Groceries' food fight benefits consumers

Grocery retailers are trying to capture business through lower prices and greater sales volume.

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Harvest Foods shoppers John Hubbard (left) and Jose Garcia (right) look over rows of colorful produce interspersed with harvest and Halloween decorations Wednesday evening. As many grocery chains lower prices to compete in the current economy, locally owned stores focus on customer experience and convenience as well as involvement in the community as their strengths.

The little tags began showing up two weeks ago on the shelves at Safeway. Yellow slips for grocery items from pet food to pizza and everything in between, showing off new prices slashed by as much as 30 percent.

The movement is not just a promotion, Safeway officials say. It is long-term and part of an ongoing trend among grocery retailers to capture business through lower prices and greater sales volume at a time when consumers have never been more starved for value.

Last week Wal-Mart announced it will offer "weekly deep savings events and new everyday low prices on thousands of items across the store" through the holidays.

Earlier this week Costco officials said they will start accepting food stamps at their warehouse clubs across the country -- a turnaround from their previous stance last spring that there likely wouldn't be enough demand to warrant the change.

The gloves are off for grocery stores grappling for their piece of the consumer pie. With the lingering effects of the recessions, stores are trying to cater to a more frugal shopper.

"I've been in this business 33 years. It's more extreme than any time I've ever experienced," said Greg Sparks, president of Seattle's Safeway division. "Who knows when the economy is going to get better?"

Sparks said the pricing cutbacks at Safeway's 212 Northwest stores are a result of the company "listening to customers."

From corporate chains to local independent retailers, consumers are sending a message about value through spending.

"We have a lot of penny-pinchers that shop here," said Kevin Greenwalt, sales manager for Andy's Market. "If we're out of line with our prices, they'll tell us."

The health-conscious College Place retailer known for its bulk foods, inexpensive produce and nutritional supplements sees many of its consumers with weekly ads looking for the best prices from store to store, Greenwalt said. Consequently, affordability is a huge issue, even for grocers with a niche market.

Greenwalt said prices were slashed at Andy's Market on 9,000 items in January and February of last year. The change came before the pinch of the recession to mark the return of owner Walt Anderson, who had stepped away from the stores' operations due to health issues.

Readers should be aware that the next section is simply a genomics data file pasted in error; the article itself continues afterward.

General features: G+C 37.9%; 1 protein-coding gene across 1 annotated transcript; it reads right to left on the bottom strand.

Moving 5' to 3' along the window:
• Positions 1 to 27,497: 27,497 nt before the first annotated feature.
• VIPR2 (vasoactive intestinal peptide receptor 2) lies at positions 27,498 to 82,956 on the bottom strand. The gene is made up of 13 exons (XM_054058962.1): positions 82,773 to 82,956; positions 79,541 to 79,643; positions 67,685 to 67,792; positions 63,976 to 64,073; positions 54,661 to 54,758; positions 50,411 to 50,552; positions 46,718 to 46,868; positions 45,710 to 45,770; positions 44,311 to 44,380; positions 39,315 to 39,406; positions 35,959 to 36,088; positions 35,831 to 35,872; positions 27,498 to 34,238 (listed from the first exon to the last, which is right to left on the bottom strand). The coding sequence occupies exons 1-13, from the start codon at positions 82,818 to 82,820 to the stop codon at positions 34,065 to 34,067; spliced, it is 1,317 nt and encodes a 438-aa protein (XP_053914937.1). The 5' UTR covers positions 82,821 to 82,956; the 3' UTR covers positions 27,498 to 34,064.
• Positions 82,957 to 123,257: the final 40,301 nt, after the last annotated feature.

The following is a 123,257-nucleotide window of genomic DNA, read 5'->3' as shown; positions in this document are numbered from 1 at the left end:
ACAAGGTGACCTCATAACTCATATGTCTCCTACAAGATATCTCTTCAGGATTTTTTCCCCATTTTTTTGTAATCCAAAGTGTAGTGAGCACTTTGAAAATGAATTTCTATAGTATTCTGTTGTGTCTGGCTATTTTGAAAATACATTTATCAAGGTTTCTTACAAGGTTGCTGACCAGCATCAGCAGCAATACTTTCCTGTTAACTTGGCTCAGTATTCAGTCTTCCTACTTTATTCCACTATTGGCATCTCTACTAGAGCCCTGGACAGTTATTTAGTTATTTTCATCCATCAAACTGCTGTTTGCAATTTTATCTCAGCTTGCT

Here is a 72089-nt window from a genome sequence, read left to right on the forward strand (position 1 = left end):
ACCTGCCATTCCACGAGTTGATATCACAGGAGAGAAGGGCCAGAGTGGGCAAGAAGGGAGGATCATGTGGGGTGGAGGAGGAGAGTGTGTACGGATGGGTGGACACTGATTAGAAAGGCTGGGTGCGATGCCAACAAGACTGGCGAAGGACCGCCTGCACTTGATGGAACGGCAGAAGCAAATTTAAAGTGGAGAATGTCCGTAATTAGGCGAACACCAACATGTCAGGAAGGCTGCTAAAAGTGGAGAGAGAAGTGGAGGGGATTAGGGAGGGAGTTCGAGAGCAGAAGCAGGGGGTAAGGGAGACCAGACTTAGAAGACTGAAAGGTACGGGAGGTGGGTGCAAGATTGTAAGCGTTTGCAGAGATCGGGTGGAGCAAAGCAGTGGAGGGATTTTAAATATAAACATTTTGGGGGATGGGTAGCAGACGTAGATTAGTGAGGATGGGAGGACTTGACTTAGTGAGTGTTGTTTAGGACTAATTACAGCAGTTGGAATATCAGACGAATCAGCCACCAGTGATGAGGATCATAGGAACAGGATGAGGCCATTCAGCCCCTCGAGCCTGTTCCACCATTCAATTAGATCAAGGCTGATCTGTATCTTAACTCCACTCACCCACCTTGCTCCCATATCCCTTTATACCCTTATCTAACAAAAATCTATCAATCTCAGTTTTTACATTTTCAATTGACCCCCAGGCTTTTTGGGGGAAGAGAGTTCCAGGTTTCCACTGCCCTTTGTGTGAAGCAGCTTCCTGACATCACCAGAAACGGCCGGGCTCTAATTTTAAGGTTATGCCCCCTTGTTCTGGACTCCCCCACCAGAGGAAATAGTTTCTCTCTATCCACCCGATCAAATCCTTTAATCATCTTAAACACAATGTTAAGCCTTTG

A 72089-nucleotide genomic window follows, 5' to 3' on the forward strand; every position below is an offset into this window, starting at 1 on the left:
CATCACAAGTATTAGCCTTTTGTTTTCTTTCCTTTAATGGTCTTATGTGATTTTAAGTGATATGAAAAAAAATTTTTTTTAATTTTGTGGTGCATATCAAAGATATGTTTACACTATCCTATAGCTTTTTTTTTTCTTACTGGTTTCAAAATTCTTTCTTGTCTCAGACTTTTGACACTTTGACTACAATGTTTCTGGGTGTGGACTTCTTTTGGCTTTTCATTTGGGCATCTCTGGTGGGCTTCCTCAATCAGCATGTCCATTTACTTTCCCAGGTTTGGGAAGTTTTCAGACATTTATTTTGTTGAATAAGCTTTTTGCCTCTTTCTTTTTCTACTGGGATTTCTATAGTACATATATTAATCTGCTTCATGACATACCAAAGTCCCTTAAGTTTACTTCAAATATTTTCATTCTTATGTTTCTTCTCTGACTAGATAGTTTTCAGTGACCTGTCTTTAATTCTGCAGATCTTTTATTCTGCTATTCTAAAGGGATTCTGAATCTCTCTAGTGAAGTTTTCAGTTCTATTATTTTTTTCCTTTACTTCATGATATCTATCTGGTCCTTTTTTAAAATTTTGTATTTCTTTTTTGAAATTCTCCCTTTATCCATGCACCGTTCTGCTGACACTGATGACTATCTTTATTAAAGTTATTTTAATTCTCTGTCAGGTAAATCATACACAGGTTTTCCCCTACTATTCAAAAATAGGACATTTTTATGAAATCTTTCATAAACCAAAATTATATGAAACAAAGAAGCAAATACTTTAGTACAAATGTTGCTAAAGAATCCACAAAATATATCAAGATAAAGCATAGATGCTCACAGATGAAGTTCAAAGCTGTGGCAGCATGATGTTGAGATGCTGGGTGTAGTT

The timing couldn't have been better, Greenwalt said. While many stores are reducing employment and facing losses, Andy's has experienced double-digit increases and is hiring. He said many of the larger chain retailers can afford to cut their everyday prices, which he said are often 10 to 15 percent higher than the smaller stores.

Fellow independent retailer Nolan Lockwood, owner of Walla Walla's Harvest Foods, said his store constantly compares prices to its competitors. He said operators try to keep their prices in the ballpark but also focus on offering a different kind of value.

The benefit of an independent store is profits remain in the community, he said. The stores often contribute to local causes. He said prices can often be secondary to the consumer's perception of value.

"Some may find value in pricing, some may find it in service, some may find it in ease of shopping," he said.

Harvest Foods has set itself apart by including postal services, wine-tasting, senior discount days, delivery services, weekly giveaway drawings and a Halloween coloring contest for every age group from babies to senior citizens.

He said consumers will have to determine where they will get the best value, especially as more stores reduce their grocery costs.

"At times it's probably confusing for the shopper," he said. "It can give the message that maybe other stores are not being as competitive."

Sparks said the cuts at Safeway are no "smoke and mirrors" trick.

The economy changed shopping habits, and retailers have no choice but to respond accordingly.

Before the recession, a sale on steaks might have prompted consumers to buy not only for that night but also for the next week.

"You don't see people doing that anymore," Sparks said. "They buy for today, tomorrow or this week. They'll worry about their budget for next week then."

There's more: Two years ago, Sparks said, about one-third of all Safeway's meat sales were the result of promotions. Now about two-thirds are through promotions. Meanwhile, more consumers opt for ground beef between the sales.

"Basically what people are saying is, 'I want steak, but I'll wait until I see an ad or a reduced price.'"

Consumers, he said, are also changing their mindset about how far they're willing to travel for a deal. In a nonrecessionary time Sparks said location tends to be the No. 1 factor in determining where consumers will buy groceries. Price, he said, might be fourth. Now, price is undeniably the most important.

While stores are cutting prices, none is willing to lay claim to having the lowest prices across the board. Consumers will have to determine where they want to spend their money.

"We think happier customers will mean more customers in the store," Sparks said. "That means good business for us short-term and long-term."

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